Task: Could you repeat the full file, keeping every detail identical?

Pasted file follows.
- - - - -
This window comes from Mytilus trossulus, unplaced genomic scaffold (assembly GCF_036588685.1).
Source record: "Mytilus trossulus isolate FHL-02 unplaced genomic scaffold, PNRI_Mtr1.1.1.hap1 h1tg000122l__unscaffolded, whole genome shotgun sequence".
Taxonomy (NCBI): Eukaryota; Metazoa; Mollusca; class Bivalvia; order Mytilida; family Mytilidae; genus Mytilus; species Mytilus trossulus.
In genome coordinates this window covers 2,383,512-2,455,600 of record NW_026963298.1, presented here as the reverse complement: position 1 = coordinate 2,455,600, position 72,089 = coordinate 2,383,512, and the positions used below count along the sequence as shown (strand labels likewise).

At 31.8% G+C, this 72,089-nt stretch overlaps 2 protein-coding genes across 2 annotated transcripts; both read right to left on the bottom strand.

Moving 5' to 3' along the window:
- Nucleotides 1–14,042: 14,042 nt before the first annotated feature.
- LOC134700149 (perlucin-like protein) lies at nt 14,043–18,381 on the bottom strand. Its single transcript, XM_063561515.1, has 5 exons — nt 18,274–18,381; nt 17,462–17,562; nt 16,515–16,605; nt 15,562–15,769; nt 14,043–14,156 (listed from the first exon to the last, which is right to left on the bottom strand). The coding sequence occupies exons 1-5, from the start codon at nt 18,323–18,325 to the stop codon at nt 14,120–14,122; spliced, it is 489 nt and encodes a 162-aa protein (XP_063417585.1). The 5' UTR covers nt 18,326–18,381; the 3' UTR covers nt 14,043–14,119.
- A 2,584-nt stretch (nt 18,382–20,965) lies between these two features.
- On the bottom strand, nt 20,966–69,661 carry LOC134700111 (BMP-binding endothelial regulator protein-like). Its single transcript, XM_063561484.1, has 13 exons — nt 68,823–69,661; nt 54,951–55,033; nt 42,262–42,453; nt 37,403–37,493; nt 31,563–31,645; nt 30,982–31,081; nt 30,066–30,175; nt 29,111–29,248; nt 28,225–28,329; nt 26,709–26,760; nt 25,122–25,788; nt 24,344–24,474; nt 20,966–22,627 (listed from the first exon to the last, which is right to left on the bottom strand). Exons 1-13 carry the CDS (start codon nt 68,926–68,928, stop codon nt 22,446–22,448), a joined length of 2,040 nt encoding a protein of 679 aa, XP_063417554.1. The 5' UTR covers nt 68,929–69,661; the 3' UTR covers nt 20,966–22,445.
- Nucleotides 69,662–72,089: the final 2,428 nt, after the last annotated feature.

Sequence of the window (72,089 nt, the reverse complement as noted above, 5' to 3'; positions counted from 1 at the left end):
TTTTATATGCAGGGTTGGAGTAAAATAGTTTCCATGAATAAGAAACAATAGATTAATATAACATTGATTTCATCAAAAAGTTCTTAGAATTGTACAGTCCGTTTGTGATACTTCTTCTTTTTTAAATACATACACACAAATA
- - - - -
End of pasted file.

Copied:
This window comes from Mytilus trossulus, unplaced genomic scaffold (assembly GCF_036588685.1).
Source record: "Mytilus trossulus isolate FHL-02 unplaced genomic scaffold, PNRI_Mtr1.1.1.hap1 h1tg000122l__unscaffolded, whole genome shotgun sequence".
Taxonomy (NCBI): Eukaryota; Metazoa; Mollusca; class Bivalvia; order Mytilida; family Mytilidae; genus Mytilus; species Mytilus trossulus.
In genome coordinates this window covers 2,383,512-2,455,600 of record NW_026963298.1, presented here as the reverse complement: position 1 = coordinate 2,455,600, position 72,089 = coordinate 2,383,512, and the positions used below count along the sequence as shown (strand labels likewise).

At 31.8% G+C, this 72,089-nt stretch overlaps 2 protein-coding genes across 2 annotated transcripts; both read right to left on the bottom strand.

Moving 5' to 3' along the window:
- Nucleotides 1–14,042: 14,042 nt before the first annotated feature.
- LOC134700149 (perlucin-like protein) lies at nt 14,043–18,381 on the bottom strand. Its single transcript, XM_063561515.1, has 5 exons — nt 18,274–18,381; nt 17,462–17,562; nt 16,515–16,605; nt 15,562–15,769; nt 14,043–14,156 (listed from the first exon to the last, which is right to left on the bottom strand). The coding sequence occupies exons 1-5, from the start codon at nt 18,323–18,325 to the stop codon at nt 14,120–14,122; spliced, it is 489 nt and encodes a 162-aa protein (XP_063417585.1). The 5' UTR covers nt 18,326–18,381; the 3' UTR covers nt 14,043–14,119.
- A 2,584-nt stretch (nt 18,382–20,965) lies between these two features.
- On the bottom strand, nt 20,966–69,661 carry LOC134700111 (BMP-binding endothelial regulator protein-like). Its single transcript, XM_063561484.1, has 13 exons — nt 68,823–69,661; nt 54,951–55,033; nt 42,262–42,453; nt 37,403–37,493; nt 31,563–31,645; nt 30,982–31,081; nt 30,066–30,175; nt 29,111–29,248; nt 28,225–28,329; nt 26,709–26,760; nt 25,122–25,788; nt 24,344–24,474; nt 20,966–22,627 (listed from the first exon to the last, which is right to left on the bottom strand). Exons 1-13 carry the CDS (start codon nt 68,926–68,928, stop codon nt 22,446–22,448), a joined length of 2,040 nt encoding a protein of 679 aa, XP_063417554.1. The 5' UTR covers nt 68,929–69,661; the 3' UTR covers nt 20,966–22,445.
- Nucleotides 69,662–72,089: the final 2,428 nt, after the last annotated feature.

Sequence of the window (72,089 nt, the reverse complement as noted above, 5' to 3'; positions counted from 1 at the left end):
TTTTATATGCAGGGTTGGAGTAAAATAGTTTCCATGAATAAGAAACAATAGATTAATATAACATTGATTTCATCAAAAAGTTCTTAGAATTGTACAGTCCGTTTGTGATACTTCTTCTTTTTTAAATACATACACACAAATA